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KSCA rules in favour of JCC, Century

The issue first arose when Jawans Cricket Club filed a protest against VCC on February 26.
Last Updated : 30 May 2024, 15:18 IST
Last Updated : 30 May 2024, 15:18 IST

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Bengaluru: A dispute involving three clubs that significantly delayed the start of Karnataka State Cricket Association's new season has finally been "settled", paving the way for the resumption of cricketing activities.  

The settlement, however, has left Vijaya Cricket Club aggrieved after the club was ordered by the Technical Committee (TC) of the Karnataka State Association (KSCA) to forfeit two of their Division I games for the 2023-24 season and leave out two ‘questionable’ players from their side going forward.

The issue first arose when Jawans Cricket Club filed a protest against VCC on February 26, stating that the team had made room for a more-than-permitted number of mofussil players in the side for the Group I, Division II MAT Acharya Shield tournament in February.

The two-day, red-ball game took place on February 24 and 25 at the Indian Air Force grounds, and VCC picked up three points on innings lead. According to the letter, which is available with DH, JCC claimed that they suspected eight players were played flouting the rules. 

On March 4, Century Cricketers also lodged an identical protest against VCC, claiming that they suspected three players were ineligible according to the KSCA constitution. VCC had won that game by an innings and 237 runs.

The TC's decision helped JCC get promoted to Group I, Division I league for the Sir Mirza Ismail Shield while VCC will remain in Div II.   

VCC responded to the aforementioned protests on April 13 with a five-page letter to the KSCA, offering evidence to the TC suggesting that the players in question were eligible to play in the league. 

“We have not yet received any formal intimation from the KSCA on this, but we are given to understand that the KSCA vice-president has decided that KSCA will rescind the results of the two matches we have played that the opposition teams had protested on,” said a representative of VCC. 

“The suggestion is that two of our players were ineligible to play these matches. KSCA offered us an opportunity to replay these two matches but we rejected the offer as we believe the players were fully eligible to play these matches and continue to be so. Our next steps are contingent on us receiving the written decision, which we hope will explain the KSCA's decision-making. This has been a long process and we have responded to all notices and allegations in full detail and in a timely manner.”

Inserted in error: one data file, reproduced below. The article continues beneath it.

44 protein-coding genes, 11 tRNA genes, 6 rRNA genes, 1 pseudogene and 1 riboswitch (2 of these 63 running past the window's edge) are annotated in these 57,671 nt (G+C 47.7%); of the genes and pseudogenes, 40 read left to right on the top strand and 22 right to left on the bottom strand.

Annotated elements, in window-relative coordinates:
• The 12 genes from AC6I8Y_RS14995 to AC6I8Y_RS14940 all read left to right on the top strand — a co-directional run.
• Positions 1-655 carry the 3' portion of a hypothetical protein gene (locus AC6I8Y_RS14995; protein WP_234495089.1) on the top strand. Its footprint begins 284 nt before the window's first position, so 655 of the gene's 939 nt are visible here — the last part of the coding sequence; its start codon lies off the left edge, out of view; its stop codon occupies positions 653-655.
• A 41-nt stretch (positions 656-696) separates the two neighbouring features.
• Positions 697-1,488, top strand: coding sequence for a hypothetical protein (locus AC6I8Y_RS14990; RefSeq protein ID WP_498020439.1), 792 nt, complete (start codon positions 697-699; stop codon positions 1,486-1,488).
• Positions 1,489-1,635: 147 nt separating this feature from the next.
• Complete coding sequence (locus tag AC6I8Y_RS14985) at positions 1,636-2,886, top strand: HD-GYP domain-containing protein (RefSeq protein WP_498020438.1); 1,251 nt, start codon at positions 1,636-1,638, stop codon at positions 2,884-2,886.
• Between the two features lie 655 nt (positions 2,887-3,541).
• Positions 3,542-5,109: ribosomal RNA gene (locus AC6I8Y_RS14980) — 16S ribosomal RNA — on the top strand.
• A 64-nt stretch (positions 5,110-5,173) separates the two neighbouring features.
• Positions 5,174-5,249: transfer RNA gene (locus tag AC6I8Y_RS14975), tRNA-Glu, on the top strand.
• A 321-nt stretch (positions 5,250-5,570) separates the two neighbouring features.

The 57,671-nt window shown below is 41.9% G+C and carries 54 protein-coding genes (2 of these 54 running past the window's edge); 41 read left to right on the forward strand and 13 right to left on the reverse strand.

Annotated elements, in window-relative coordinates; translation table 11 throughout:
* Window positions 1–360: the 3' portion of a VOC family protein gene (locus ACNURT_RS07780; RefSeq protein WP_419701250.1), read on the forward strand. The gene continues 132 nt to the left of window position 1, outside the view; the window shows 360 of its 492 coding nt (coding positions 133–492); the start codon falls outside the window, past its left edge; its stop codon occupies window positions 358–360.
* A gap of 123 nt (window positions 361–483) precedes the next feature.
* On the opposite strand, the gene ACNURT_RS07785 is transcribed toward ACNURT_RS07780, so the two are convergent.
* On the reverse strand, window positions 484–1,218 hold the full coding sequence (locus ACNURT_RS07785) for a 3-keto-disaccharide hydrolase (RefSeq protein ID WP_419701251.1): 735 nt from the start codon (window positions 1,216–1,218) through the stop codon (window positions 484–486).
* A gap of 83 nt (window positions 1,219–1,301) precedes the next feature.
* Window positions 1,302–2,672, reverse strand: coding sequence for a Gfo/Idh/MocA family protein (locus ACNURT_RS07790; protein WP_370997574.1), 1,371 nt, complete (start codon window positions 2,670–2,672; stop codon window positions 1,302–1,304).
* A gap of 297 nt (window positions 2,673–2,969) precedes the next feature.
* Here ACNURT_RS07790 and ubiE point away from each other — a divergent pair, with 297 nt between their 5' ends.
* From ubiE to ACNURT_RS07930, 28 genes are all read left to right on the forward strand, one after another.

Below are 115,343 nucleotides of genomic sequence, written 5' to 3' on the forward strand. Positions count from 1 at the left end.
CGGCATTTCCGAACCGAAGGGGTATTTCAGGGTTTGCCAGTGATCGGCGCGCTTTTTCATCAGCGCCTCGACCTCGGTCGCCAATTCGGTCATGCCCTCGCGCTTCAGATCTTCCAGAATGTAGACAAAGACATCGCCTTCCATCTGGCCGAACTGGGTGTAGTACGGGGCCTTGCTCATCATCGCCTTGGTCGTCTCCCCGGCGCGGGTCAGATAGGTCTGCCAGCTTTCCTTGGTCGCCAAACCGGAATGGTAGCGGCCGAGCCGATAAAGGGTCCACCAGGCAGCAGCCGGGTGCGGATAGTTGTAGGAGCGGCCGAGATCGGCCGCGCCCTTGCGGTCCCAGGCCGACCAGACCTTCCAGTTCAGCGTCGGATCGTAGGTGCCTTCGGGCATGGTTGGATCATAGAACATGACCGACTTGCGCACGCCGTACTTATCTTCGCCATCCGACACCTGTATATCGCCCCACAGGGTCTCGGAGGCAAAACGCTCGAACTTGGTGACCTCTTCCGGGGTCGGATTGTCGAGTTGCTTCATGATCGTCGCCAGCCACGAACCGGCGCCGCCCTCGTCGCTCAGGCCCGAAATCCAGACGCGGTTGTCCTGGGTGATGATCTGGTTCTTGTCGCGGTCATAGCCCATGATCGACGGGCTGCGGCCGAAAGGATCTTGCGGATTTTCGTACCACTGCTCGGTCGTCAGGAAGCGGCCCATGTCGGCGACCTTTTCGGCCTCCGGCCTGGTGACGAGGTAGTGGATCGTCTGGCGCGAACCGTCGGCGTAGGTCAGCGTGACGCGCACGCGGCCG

“We had to take into account all the information and make a rounded decision to ensure that we can get the new season started,” said KSCA vice-president Sampath Kumar. “See, I am sure one club or the other is unhappy but we had to abide by the constitution. We did suggest that we put aside the rule book and have a rematch without the players being questioned but one of the three clubs was not okay with that. Finally, after numerous meetings, we have come to this decision, and it’s final.”

When asked why the decision took so long, Sampath said: “By the time the teams were intimated and they reverted, it was late, and then the Indian Premier League was going on, and then I was unavailable due to some personal things. These things happen.”

KSCA president Raghuram Bhat said much the same while adding a dash of optimism into the mix. “A lot of things happened at once so we were not able to address the issue at the earliest,” he told DH on Thursday. 

“We have come to a decision now so we will finish the one game VCC has from the previous season, and get the new season started. We’re delayed and it’s not ideal, but this is how things work out at times. See, I think God will be kind to us (as far as weather is concerned), and we will start taking registrations soon enough. Mostly by mid-June we should get going, everything is in place.” 

A similar predicament held up the season last year, but this delay is far more substantial in that nearly every tournament the KSCA has planned for the season will take a hit either due to monsoon or because of limited time.

Also, the still-to-be-named senior selection committee would have used the league to identify talent for the upcoming Ranji Trophy season and other tournaments of national significance. 

Moreover, the Maharaja Cup and the preceding KSCA Inter-Club T20 tournament will have to be run in haste. These complications will naturally have a trickle-down effect on age-group cricket and women’s tournaments too. 

In case one of the clubs appeals against the decision or seeks legal recourse, the league will be deferred further since the top two clubs get promoted to the first division.

“We understand that the KSCA Tournament Committee has met multiple times on the protest and an overwhelming majority agreed with our position that both the protests are baseless," the VVC representative said. "The matter should have ended there. However, the protests were suddenly taken up by the vice-president of KSCA. We reached out to him and the rest of the office bearers, sought copies of the protests and shared detailed explanations in response. We even found that one of the protests had been signed by a few club players instead of the club secretary or an authorised representative. 

"We kept requesting for the Tournament Committee's decision to be conveyed to us but we received no updates for weeks on end. Even now we are not aware of what it is that our players allegedly did wrong. We now learn that the final call has been made by the vice-president and not the Tournament Committee.”  

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Published 30 May 2024, 15:18 IST

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